Dietary Supplements, herbals, and homeopathics are all health substances used by adults or administered by adults to children. These include:
- Protein powder
- Amino acids
- Botanicals and herbs
Although they are natural they can still be toxic to children if taken in large quantities or exposed to your child’s skin. Poison exposure to dietary supplements, herbals, and homeopathics can result from an adult giving too much to a child or a child unintentionally giving themselves too much of the substance.
How to prevent poison exposures to foreign bodies/toys/miscellaneous
Similar to analgesics, storage is vital. Store them in a location that cannot be accessed by children and preferably can be locked. Read the label for dosage amount of dietary supplements, herbals, and homeopathics, as well as contact your pediatrician to confirm if your child can take it.
Bonus: Animal Exposures
In 2019 there was a total of 68,711 poison exposures for animals.
Some pets are like young children and need an eye kept on them. They can consume substances left around the house and may pose a threat or are hazardous to their health.
According to a study done from 2005 through 2014, most calls to the national poison control center regarding animal exposures were for dogs. These were mostly due to the consumption of human medicines, foods, and pesticides. The majority of poison exposure calls for cats were due to their consumption of human medicines, plants, and veterinary medicines. Chocolate was the most common exposure for dogs, while Lilium plants were the most common exposure for cats.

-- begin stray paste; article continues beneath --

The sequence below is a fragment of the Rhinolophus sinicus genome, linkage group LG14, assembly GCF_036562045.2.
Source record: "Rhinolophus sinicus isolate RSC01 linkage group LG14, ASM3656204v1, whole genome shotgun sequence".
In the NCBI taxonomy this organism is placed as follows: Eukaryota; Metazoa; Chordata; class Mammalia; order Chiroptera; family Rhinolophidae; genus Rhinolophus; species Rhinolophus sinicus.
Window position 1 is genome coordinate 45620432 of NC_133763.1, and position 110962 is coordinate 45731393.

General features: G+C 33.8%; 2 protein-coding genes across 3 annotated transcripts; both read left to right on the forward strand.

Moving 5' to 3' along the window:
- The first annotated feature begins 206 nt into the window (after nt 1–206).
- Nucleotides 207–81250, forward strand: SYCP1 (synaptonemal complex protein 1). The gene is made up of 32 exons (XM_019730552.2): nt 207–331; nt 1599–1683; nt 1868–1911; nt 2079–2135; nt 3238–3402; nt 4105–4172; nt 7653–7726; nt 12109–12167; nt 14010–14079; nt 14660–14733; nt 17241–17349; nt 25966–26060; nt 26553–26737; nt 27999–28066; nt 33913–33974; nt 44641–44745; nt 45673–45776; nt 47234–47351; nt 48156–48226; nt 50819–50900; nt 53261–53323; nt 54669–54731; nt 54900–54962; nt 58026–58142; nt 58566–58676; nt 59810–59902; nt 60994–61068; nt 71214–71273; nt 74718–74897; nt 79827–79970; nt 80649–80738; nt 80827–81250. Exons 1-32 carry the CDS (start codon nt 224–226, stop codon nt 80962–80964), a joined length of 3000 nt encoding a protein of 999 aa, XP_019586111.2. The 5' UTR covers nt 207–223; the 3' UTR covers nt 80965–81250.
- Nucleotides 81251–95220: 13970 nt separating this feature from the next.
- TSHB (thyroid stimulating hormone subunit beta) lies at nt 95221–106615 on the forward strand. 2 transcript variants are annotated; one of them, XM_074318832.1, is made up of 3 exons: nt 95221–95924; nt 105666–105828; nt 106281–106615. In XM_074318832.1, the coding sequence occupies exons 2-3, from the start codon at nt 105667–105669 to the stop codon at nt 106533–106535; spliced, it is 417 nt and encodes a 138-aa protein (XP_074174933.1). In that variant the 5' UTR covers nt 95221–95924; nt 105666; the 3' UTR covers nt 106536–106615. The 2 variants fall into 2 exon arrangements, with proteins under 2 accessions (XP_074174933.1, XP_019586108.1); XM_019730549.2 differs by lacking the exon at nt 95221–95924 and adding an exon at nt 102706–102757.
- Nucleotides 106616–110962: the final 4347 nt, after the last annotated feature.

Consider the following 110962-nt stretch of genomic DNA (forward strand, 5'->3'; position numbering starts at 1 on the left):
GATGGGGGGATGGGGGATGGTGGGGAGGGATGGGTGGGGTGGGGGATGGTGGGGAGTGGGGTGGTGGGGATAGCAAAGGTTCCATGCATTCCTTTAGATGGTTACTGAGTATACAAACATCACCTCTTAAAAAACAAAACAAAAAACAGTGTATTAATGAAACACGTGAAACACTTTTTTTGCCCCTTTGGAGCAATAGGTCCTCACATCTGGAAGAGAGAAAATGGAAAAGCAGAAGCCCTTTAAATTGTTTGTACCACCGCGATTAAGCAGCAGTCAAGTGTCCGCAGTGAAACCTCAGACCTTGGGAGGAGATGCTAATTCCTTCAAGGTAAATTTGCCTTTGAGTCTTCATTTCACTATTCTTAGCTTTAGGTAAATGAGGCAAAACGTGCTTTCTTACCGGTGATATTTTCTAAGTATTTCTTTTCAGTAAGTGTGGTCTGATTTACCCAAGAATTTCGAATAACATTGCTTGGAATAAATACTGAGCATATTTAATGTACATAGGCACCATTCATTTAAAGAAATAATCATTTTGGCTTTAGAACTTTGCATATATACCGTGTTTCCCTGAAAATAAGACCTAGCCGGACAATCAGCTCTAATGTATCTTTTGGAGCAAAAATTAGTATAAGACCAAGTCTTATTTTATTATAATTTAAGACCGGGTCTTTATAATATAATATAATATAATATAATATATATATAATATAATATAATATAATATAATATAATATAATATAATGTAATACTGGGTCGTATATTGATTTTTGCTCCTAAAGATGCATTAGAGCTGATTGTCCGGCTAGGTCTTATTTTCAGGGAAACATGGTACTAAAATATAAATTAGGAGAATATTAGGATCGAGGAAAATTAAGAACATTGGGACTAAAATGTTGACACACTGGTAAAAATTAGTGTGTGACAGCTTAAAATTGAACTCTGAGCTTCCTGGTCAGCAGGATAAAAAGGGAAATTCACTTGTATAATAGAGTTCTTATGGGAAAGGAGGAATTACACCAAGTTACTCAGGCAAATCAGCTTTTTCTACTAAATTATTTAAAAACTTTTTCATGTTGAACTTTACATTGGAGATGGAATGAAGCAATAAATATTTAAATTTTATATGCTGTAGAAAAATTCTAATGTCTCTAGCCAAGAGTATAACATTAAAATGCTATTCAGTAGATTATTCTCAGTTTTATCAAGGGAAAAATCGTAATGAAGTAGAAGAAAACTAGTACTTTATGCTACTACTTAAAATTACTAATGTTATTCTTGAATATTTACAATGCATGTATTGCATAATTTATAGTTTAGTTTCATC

Much like children, pets can also consume household cleaning supplies, including laundry soap and fabric softener.
How to prevent poison exposures for animals
Follow the same guidelines mentioned earlier for children. Put away food and store your garbage (especially discarded food) in an area where your pet cannot get it. If your pet goes outside often or into your garage, make sure any pesticides or other chemicals are stored away. Thoroughly clean up chemical spills in your garage or driveway.
The substances you bring into and use in your home can be poisonous to your little ones, pets, and even yourself. But they are part of everyday life, and you aren’t going to stop using them. You can try to keep your eye on your little ones at all times, but there are more distractions than ever before. Or you can help prevent poison exposures to the substances in your home by starting with the suggestions given above.